The size of standard and wide gauge trains
A track gauge of two and an eighth inches works out to about 1/28 scale, which is a little bit smaller than modern G scale, but closer to G scale than anything else in common use today.
Even though the trains were enormous, the track wasn’t as large as the scale suggests. The track was 12 curved pieces to a circle, and a circle of track was 42 in across. So a basic oval of standard gauge track would fit on a 4 ft by 8 ft sheet of plywood. You could even put a set of switches in that space for a small siding.
Standard gauge didn’t take up that much more space than post war American Flyer S gauge did. The layout was more crowded because the trains and the buildings were bigger, but it wasn’t quite as impractical as it seemed. Except the trains were that much bigger, and had more metal in them so they were more expensive to make.
Modern production Standard Gauge
People remembered those big, bright, toy like designs fondly, almost as soon as they were gone. Some of the companies who made them did not survive the Great Depression. The ones who did phased them out in the mid to late 1930s. And the trends shifted toward smaller and more realistic designs, even if those designs were not high fidelity scale models by today’s standards.
In the 1940s, author Louis Hertz started writing about these trains from a historical standpoint. He wrote about scale model railroads too, so he didn’t have anything against what we now call scale model railroading. But he did take offense at the idea that one had to graduate from tinplate toy trains to scale model railroading. He didn’t like the idea that scale model railroading had to replace tinplate.
Over the course of the next decade and a half or so, other people started collecting those obsolete trains and refurbishing them and a cottage industry grew up around that. Not unlike the situation with retro computers in the 2020s. It started people with some tools making replacement parts in their sheds and selling them by mail order, but over time it turned into people making entire trains.
By the 1960s, there were companies making Standard Gauge trains again. It never grew to the kind of mass market quantities that even O gauge trains of the 1970s, but various companies were making them and selling them again.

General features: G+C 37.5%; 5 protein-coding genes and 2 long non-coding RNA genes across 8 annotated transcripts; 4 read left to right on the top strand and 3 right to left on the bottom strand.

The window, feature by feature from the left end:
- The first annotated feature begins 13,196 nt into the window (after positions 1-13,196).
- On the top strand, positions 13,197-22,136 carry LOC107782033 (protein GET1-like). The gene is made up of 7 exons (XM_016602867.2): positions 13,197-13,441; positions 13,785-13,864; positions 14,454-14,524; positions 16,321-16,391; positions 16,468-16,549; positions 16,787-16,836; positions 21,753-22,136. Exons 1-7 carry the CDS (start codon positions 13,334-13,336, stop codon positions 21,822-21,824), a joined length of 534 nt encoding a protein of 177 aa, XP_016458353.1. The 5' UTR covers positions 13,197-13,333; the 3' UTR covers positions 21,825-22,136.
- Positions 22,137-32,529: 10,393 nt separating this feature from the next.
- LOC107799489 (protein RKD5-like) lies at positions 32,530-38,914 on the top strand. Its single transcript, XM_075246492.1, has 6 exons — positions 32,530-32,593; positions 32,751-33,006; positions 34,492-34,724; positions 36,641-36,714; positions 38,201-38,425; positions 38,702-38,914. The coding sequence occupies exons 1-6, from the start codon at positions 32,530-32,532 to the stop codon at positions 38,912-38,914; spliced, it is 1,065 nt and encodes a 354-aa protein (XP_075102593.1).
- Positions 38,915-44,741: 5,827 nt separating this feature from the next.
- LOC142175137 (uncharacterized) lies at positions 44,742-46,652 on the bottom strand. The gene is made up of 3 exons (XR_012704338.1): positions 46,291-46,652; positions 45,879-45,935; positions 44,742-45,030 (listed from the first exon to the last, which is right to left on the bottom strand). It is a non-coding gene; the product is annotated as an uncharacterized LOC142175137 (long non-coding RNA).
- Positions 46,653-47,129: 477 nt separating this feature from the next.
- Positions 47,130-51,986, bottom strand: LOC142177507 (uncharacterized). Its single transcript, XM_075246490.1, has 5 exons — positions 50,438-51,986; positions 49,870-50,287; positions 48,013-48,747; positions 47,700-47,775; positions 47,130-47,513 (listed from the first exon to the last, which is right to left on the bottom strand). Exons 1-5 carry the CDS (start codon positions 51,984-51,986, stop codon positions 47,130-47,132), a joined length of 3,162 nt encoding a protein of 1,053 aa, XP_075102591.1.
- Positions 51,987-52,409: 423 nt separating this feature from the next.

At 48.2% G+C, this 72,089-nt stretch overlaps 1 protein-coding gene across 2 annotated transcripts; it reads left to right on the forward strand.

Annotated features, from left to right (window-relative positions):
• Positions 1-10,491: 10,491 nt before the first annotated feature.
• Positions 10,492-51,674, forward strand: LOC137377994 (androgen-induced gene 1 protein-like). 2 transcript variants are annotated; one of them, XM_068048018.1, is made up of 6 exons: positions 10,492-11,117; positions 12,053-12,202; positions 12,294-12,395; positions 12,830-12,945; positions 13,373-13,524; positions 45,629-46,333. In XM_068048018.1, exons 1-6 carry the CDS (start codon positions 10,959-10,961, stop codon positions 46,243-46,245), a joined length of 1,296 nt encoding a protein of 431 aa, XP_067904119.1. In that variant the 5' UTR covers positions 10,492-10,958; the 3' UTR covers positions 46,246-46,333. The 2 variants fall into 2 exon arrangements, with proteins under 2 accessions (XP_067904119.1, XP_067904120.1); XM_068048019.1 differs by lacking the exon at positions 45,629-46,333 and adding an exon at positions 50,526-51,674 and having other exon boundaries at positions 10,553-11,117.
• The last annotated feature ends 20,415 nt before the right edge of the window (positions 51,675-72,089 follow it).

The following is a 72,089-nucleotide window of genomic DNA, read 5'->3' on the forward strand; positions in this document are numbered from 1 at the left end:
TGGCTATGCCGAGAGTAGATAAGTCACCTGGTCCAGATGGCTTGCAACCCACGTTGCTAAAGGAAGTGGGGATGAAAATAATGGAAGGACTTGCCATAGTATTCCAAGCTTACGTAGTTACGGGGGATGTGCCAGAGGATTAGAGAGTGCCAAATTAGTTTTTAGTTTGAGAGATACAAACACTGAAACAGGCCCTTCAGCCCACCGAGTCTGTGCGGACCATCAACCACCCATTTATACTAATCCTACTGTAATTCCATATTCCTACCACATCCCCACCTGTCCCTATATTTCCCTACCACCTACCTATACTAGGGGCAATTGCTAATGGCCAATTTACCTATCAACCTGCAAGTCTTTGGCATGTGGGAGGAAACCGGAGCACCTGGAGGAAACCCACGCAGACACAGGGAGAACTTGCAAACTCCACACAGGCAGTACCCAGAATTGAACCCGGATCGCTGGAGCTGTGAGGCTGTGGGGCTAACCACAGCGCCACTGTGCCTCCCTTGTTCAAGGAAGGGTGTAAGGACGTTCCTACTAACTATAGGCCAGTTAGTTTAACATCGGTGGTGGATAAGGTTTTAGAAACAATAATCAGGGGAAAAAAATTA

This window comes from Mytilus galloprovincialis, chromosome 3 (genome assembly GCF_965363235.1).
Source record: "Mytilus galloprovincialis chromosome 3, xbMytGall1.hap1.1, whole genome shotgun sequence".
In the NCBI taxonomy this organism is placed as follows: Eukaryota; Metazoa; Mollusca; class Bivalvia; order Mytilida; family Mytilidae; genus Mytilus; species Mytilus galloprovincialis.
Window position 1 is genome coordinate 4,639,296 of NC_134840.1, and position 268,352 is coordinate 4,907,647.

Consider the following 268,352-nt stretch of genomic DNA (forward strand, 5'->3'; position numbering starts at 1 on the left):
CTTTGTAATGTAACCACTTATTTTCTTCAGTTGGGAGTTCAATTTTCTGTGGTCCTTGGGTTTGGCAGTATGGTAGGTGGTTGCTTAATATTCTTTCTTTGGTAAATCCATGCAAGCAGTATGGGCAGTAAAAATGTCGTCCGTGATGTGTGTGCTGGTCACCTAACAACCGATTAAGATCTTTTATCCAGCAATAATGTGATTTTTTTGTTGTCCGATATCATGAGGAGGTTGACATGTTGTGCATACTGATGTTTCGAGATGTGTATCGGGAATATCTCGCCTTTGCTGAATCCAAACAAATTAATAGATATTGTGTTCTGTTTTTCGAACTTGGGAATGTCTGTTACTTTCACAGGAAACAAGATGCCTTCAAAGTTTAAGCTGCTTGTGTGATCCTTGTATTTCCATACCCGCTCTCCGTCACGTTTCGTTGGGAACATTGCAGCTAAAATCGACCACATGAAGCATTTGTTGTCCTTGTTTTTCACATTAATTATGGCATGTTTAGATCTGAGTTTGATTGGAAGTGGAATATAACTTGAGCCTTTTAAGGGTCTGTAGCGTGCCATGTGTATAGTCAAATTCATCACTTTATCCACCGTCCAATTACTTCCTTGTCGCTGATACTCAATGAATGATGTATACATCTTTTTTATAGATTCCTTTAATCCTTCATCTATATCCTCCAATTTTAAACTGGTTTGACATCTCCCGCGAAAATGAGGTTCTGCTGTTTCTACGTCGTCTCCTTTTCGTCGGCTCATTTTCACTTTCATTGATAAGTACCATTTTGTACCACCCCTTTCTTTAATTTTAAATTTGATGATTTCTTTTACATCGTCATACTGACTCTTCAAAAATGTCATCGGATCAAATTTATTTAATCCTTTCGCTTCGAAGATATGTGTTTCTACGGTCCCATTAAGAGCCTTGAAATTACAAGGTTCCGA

MTH and Lionel
I’m going to leave people out and I’m going to offend people by doing so, but I will concentrate on one specific product line. A hobbyist by the name of Jerry Williams produced reproductions of Lionel designs from the 1920s. Williams employed a kid from the neighborhood named Mike Wolf.
In time, Williams switched to O gauge and making fairly close copies of Lionel post war O gauge. And at some point, Mike Wolf decided to go into business for himself. That business included selling current production Lionel trains at retail. He also acquired the tooling for Williams trains and was producing reproduction Lionel Standard gauge trains.
For a few years, Lionel themselves were marketing those trains using the Lionel name.
There are different stories about how that agreement fell apart. Wolf wanted to make a 1:48 scale O gauge diesel locomotive with really good scale fidelity. He thought there was a market for that kind of product.
He and Lionel did not come to an agreement to sell that product under the Lionel name. There is some he-said-she-said about those discussions, and we will probably never hear both sides of the story.
But Wolf decided to sell the product on his own under his own brand name, MTH. Lionel song as a hostile move, and soon, that brought an end to Lionel reselling the Standard gauge trains.
MTH continued production, simply not putting Lionel name on anything, substituting other things, but painting them up in a way that was recognizable. If you wanted to change the plates after you bought it, that was up to you.
Lionel introduced their own line of three-rail O scale 1:48 products, and there was some legal action between the two companies. Eventually, the two companies figured out how to coexist, and Lionel even licensed the name back to MTH, so MTH produced Lionel Corporation-branded Standard gauge and O gauge reproduction trains for a few years in the 2010s.
Arguably, MTH flooded the market, and Mike Wolf wanted to retire. So the future of the trains is unclear. But even if it takes a while for production to resume, there is plenty of product in the retail channel and on the second hand market. Much of it in like new condition since it was purchased by adults and run by adults.